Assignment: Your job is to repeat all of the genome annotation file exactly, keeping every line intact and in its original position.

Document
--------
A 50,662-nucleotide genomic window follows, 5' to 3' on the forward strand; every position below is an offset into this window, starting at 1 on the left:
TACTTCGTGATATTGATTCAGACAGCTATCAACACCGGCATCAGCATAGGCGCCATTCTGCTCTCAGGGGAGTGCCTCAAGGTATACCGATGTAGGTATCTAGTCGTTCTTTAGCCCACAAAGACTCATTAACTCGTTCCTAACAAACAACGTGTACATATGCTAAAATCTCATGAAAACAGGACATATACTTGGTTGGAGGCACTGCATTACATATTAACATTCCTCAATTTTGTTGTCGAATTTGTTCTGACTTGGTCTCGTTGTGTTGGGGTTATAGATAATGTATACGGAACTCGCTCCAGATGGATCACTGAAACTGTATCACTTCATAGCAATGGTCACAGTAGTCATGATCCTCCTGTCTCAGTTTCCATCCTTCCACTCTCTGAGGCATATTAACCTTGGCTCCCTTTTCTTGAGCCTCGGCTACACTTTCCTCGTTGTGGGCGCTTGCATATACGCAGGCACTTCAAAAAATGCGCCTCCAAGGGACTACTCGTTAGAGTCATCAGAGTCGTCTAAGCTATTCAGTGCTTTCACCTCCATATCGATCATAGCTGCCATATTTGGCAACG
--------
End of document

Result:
A 50,662-nucleotide genomic window follows, 5' to 3' on the forward strand; every position below is an offset into this window, starting at 1 on the left:
TACTTCGTGATATTGATTCAGACAGCTATCAACACCGGCATCAGCATAGGCGCCATTCTGCTCTCAGGGGAGTGCCTCAAGGTATACCGATGTAGGTATCTAGTCGTTCTTTAGCCCACAAAGACTCATTAACTCGTTCCTAACAAACAACGTGTACATATGCTAAAATCTCATGAAAACAGGACATATACTTGGTTGGAGGCACTGCATTACATATTAACATTCCTCAATTTTGTTGTCGAATTTGTTCTGACTTGGTCTCGTTGTGTTGGGGTTATAGATAATGTATACGGAACTCGCTCCAGATGGATCACTGAAACTGTATCACTTCATAGCAATGGTCACAGTAGTCATGATCCTCCTGTCTCAGTTTCCATCCTTCCACTCTCTGAGGCATATTAACCTTGGCTCCCTTTTCTTGAGCCTCGGCTACACTTTCCTCGTTGTGGGCGCTTGCATATACGCAGGCACTTCAAAAAATGCGCCTCCAAGGGACTACTCGTTAGAGTCATCAGAGTCGTCTAAGCTATTCAGTGCTTTCACCTCCATATCGATCATAGCTGCCATATTTGGCAACG